Binary Response Graph

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Often we need to plot the response values for binary cases of a classifier.  The graph below is created to simulate one seen at http://www.people.vcu.edu/ web site of the shock index for subjects with or without a pulmonary embolism.  In this case, the data is simulated for illustration purposes only.

PulmonaryBox_93There are two levels for the classifier for presence of pulmonary embolism, "Absent" and "Present". The response values are plotted as a box plot.  I call this graph the "Binary Response Graph" as I could not find the common name for such a graph.  I would be happy if someone can provide the industry standard name for such a graph.

SAS 9.3 code for box plot:

proc sgplot data=Pulmonary;
  vbox shock / category=pulmonary boxwidth=0.2 fillattrs=(color=lightblue);
  yaxis display=(noticks nolabel noline) min=0 max=2 grid;
  run;

Note in the graph, the two class values "Absent" and "Present" are placed on the x axis with an offset of 1/2 the midpoint spacing on each side on the axis.  This is the standard placement of category (aka midpoint) values along a discrete axis for plots like Bar Charts, Box Plots and so on.

PulmonaryScatter_93Now, let us plot the mean, the 5th and the 95th percentile for the same data using the scatter plot.  I used the MEANS procedure to compute the mean, P5 and P95 values to create the data set for the graph shown on the right.  Note, something different happened here with the placement of the category values on the x axis.

Aside:  In this graph I have used two scatter plots just to simulate the filled and outlined mean marker. With SAS 9.4, this can be done with an option.  Click on the graph for a high resolution image.

SAS 9.3 code for scatter plot:

proc sgplot data=Pulmonary;
  scatter x=pulmonary y=mean / yerrorlower=p5 yerrorupper=p95 
          markerattrs=(symbol=circlefilled color=black);
  scatter x=pulmonary y=mean / 
          markerattrs=(symbol=circlefilled color=lightblue size=6);
  yaxis display=(noticks nolabel noline) min=0 max=2 grid;
  run;

In the graph above, the category values are displayed at the ends of the axis, with an offset of half the size of the marker at each end of the axis.  This is the standard behavior of the scatter plot on any type of axis.  Setting x axis Type=Discrete does not make any difference.  While we noticed this behavior, we could not change it because the scatter plot is the most extensively used plot type and such a change would create too many problems for many graphs.

However, in such cases, it is often desirable to get the discrete axis behavior similar to the first graph shown above.  How can we get that?  Well, as usual, there are multiple (simple) ways to get the result we want.

PulmonaryScatterHighLow_93First, recall we can (and are) using layers of plots to create the graph.   I can place a high low plot of the same data prior to the scatter plot.  The high low plot prefers a Bar Chart like category axis, and placing it first makes it the "Primary" plot, thus forcing the x axis to its liking and forcing other plots to follow its lead.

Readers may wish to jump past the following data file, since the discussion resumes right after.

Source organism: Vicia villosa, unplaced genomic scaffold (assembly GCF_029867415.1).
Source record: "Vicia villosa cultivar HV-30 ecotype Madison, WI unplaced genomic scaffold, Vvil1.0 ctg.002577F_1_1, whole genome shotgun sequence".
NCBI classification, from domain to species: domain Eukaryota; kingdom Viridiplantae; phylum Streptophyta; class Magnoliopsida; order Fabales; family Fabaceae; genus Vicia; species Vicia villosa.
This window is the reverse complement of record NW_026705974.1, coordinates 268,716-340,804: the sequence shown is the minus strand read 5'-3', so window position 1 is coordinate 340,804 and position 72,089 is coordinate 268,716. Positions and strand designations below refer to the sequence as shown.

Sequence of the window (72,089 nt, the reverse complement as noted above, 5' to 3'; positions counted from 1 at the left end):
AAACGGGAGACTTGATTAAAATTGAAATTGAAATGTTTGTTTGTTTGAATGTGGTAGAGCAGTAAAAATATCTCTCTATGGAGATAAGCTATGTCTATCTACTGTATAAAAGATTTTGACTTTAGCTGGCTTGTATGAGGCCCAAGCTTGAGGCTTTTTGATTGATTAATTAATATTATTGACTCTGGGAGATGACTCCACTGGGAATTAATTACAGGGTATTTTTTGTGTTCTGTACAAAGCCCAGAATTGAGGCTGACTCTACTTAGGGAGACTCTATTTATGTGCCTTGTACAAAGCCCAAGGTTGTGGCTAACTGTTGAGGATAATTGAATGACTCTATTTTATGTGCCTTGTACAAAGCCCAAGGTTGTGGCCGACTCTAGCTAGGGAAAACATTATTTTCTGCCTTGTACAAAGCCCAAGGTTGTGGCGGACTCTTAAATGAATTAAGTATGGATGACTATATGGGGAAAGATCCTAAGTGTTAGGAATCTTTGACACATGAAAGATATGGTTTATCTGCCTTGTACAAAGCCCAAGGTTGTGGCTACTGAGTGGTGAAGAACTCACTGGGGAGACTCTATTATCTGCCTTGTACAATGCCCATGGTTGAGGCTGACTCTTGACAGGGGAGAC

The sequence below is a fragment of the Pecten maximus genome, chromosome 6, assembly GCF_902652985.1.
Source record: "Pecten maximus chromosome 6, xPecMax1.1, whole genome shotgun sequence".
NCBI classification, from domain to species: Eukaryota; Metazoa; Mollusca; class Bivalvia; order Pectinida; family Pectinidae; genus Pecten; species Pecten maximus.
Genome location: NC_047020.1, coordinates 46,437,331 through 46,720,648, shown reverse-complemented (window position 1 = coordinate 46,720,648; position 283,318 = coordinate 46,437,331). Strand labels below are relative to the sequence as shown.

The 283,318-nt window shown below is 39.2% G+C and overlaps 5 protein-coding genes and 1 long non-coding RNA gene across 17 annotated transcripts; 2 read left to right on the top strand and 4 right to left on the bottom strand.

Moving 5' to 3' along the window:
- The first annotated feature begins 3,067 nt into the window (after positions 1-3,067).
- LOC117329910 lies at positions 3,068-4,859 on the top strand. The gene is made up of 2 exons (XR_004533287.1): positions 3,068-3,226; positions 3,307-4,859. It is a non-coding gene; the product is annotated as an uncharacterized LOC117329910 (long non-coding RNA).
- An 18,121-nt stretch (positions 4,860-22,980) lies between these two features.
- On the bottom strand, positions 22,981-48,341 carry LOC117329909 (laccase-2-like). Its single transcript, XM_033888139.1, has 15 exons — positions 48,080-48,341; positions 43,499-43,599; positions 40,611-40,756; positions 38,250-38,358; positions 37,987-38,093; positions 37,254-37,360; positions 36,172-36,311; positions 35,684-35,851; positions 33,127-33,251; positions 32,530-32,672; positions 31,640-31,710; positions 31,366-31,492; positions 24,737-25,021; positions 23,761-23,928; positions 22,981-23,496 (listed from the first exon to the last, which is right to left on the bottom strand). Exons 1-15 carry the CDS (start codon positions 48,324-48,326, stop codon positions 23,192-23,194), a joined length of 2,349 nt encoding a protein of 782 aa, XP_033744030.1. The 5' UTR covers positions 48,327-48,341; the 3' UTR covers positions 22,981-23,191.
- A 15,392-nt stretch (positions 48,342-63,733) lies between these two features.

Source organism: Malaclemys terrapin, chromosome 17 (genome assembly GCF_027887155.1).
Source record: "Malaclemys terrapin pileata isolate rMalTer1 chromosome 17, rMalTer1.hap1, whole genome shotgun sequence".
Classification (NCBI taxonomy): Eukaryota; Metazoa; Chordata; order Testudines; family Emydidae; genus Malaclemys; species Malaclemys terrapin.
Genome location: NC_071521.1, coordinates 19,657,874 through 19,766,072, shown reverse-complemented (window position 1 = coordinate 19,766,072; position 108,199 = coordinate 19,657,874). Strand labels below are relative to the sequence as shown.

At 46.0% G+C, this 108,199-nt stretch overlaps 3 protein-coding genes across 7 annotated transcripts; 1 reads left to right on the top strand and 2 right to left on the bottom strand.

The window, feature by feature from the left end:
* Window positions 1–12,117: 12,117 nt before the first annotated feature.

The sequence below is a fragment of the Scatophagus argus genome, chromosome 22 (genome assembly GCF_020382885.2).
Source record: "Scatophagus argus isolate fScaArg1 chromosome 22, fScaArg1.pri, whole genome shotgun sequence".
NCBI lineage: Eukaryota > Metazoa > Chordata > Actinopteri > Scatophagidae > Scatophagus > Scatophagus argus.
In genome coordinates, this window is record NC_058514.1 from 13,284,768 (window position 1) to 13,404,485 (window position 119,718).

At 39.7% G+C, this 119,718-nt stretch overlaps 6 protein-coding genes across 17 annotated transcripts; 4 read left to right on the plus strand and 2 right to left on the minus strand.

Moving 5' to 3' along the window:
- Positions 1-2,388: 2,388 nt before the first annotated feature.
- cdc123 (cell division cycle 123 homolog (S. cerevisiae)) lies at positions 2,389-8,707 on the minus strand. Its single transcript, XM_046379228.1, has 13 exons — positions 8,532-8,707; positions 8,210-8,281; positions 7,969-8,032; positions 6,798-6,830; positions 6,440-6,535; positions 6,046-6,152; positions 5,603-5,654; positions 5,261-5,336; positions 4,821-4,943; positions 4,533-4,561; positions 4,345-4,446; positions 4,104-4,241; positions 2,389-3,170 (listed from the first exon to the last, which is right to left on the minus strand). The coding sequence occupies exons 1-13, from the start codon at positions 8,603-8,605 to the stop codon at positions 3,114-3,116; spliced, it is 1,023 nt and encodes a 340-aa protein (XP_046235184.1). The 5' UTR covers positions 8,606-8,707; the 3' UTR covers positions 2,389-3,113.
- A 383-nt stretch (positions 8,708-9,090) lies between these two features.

The high low plot also does not force a baseline of zero on the y axis, like the bar chart does.  So, it is the ideal choice in this case.  The low and high values of the high low plot are the same (mean), so a dot is drawn at this location that is overdrawn by the scatter marker. Note, the resulting graph is now the way we want as shown above.

SAS 9.3 code for scatter plot with high low:

proc sgplot data=Pulmonary;
  highlow x=pulmonary low=mean high=mean;
  scatter x=pulmonary y=mean / yerrorlower=p5 yerrorupper=p95 
          markerattrs=(symbol=circlefilled color=black);
  scatter x=pulmonary y=mean / 
          markerattrs=(symbol=circlefilled color=lightblue size=6);
  yaxis display=(noticks nolabel noline) min=0 max=2 grid;
  run;

PulmonaryScatterGroup_93Another way to achieve a similar result is to use a "dummy" group variable on the scatter plot with GroupDisplay=Cluster.  This forces the axis to what we want as shown on the right.

SAS 9.3 code for scatter plot with cluster group:

proc sgplot data=Pulmonary;
  scatter x=pulmonary y=mean / yerrorlower=p5 yerrorupper=p95 group=pulmonary
          groupdisplay=cluster markerattrs=graphdatadefault
          errorbarattrs=graphdatadefault;
  yaxis display=(noticks nolabel noline) min=0 max=2 grid;
  run;

Full SAS 9.3 code:  Pulmonary_93

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About Author

Sanjay Matange

Director, R&D

Sanjay Matange is R&D Director in the Data Visualization Division responsible for the development and support of the ODS Graphics system, including the Graph Template Language (GTL), Statistical Graphics (SG) procedures, ODS Graphics Designer and related software. Sanjay has co-authored a book on SG Procedures with SAS/PRESS.

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6 Comments

  1. Rick Wicklin

    I think many statisticians would simply call this a one-way Analysis of Variance (ANOVA) plot. It is used to show the distribution of the response for various categories. The box plot is produced automatically by PROC ANOVA for balanced designs (same number of obs in each group) and by PROC GLM for unbalanced designs (some groups have more obs than others):

    proc anova data=Pulmonary;
    class Pulmonary;
    model shock = Pulmonary;
    run;

    If there are two categories, this plot is also produced as part of a t test anaylsis by PROC TTEST.

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